An Interview with Sherlock Holmes

This is a small story i wrote when i was at school. Its a one on one session in front of an audience between the greatest fictional detective of all time Sherlock Holmes and his friend Dr Watson…

Watson: Ladies and gentlemen it gives me an immense pleasure to introduce to you the greatest and the most complete detective of all time. Holmes, I am very obliged to have you here for an exclusive interview in front of the audience.

Holmes: You know very well Watson that i shun publicity. I should be more obliged to you for publicizing my cases and perhaps thats the reason why we are here today. Anyway, now that I’ve professionally retired I’ll be happy to answer your questions.

Watson: First of all, tell us how and when did your career start as a crime solving expert. Even though you were good at boxing, acting and playing the violin you chose crime solving for your bread and cheese. Why?

Holmes: To tell you what i told you the day i gave you the details of my first case, “The Gloria Scott”, observation and deduction were mere hobbies to me just like boxing or playing the violin. To make a long story short it all started when my friend and college mate Victor Trevor invited me over for a vacation in Norfolk. There I met his father who became very interested in my hobbies and asked me to deduce anything that i could by just observing him. At that point i didn’t realize that this would turn out to be my first case. Well you can imagine Watson,after I had deduced everything i could by observing him and explained my deductions to Victor’s father, he felt more surprised and awestruck that you were when you presented me your brother’s watch and asked me to deduce his character from it. Victor’s father claimed that all detectives would be children as compared to me and from that day till I left Norfolk I saw suspicion and awe in Mr Trevor’s eyes. Anyway, shortly after i returned from my vacation to my rooms in London I received a telegram from Victor asking me to come over immediately to Norfolk since some terrible tragedy had occurred to his family and Victor was convinced i would be able to get to the bottom of the mystery. That eventually turned out to be my first case.

Watson: Although I have had the honor of witnessing your methods and I have tried to apply them on occasions I was not able to succeed. Give us an account of your methods and tell us what it is that is important to a crime student?

Holmes: My dear Watson, I have always believed that the science of observation and deduction should be treated as a separate field. In most of your narrations of my cases you have failed to mention how i actually arrived to a particular conclusion based on the chain of events from cause to effect.
I have trained myself to observe the minutest detail which an ordinary person may neglect. For eg at a glance, on meeting a fellow mortal, I can distinguish the history of that person, the trade of his profession etc. I also possess some outside knowledge which turns out to be vital in many situations. I have written several monographs upon many subjects, one of them about identifying from tobacco ash the brand of tobacco. I can currently identify 140 types of tobacco-ash. So, for a good detective knowledge is very important.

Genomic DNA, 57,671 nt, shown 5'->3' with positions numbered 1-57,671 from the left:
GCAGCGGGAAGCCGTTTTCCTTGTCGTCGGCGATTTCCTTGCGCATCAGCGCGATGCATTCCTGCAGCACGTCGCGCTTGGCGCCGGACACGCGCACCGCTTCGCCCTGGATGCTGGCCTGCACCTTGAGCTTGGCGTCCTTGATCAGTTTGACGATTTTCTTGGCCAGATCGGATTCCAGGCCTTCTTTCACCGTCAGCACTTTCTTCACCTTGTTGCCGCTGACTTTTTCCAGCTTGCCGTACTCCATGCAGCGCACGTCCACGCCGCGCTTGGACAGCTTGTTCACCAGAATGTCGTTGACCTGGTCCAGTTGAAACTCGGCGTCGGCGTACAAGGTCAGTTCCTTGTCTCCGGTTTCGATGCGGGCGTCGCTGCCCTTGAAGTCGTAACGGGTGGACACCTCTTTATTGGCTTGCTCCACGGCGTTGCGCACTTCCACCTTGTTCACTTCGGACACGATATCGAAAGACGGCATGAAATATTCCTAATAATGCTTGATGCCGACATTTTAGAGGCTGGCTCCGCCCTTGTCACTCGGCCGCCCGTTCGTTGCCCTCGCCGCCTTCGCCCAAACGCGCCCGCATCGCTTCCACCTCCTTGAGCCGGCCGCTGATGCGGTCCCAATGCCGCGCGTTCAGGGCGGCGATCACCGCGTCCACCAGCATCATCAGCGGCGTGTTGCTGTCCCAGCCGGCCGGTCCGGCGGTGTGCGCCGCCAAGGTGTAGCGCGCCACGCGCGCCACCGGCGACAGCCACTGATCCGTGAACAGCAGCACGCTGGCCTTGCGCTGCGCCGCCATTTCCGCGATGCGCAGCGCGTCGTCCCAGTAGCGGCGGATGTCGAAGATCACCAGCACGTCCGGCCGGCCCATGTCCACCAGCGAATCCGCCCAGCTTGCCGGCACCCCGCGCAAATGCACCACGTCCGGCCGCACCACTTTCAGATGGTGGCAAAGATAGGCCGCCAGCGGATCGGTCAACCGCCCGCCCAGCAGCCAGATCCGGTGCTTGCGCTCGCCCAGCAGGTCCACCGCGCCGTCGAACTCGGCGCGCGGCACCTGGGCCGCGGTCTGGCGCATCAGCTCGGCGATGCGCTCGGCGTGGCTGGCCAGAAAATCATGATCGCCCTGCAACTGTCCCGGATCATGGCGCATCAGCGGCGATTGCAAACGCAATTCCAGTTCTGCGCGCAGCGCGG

Secondly, he should be possess the power of deduction. He should be able to analyze and reason backwards. In most of my cases Watson, the result is placed right before our eyes and we only need to find out the long chain of consequences by reasoning backwards. One capital mistake commonplace detectives make is they try to twist the facts to match their theories instead of the other way round. It is inarticulate for a reasoner to form any theory before having data. And in situations where there is too much evidence I’ve always applied my rule: “When you remove everything impossible, whatever remains however improbable is the truth”. So in a nutshell what a good detective needs is a trained eye, the power of observation and deduction and knowledge.

Watson: From a personal point of view which was your most satisfying case?

Holmes: Well Watson, you know that I’ve had many cases which involved some of the royal and wealtiest families of Europe and you have also heard me mention that the most interesting and unique cases are found to occur to the common man. Its those cases that are out of the ordinary that have attracted me more than the royal familes of Europe. And, my most satisfying moment was when i eliminated Prof James Moriarty, the backbone of criminals in London.

Watson: Well, now that you have retired what have you intended to do?

Holmes: I think Watson i have told more than once that I’ll be working on a book which will cover most of the details regarding the science of observation and detection and the requisites of an aspiring detective.

Watson: Thank you Holmes for this exclusive interview and for all you have done to the field of crime.

Holmes: Same old Watson……..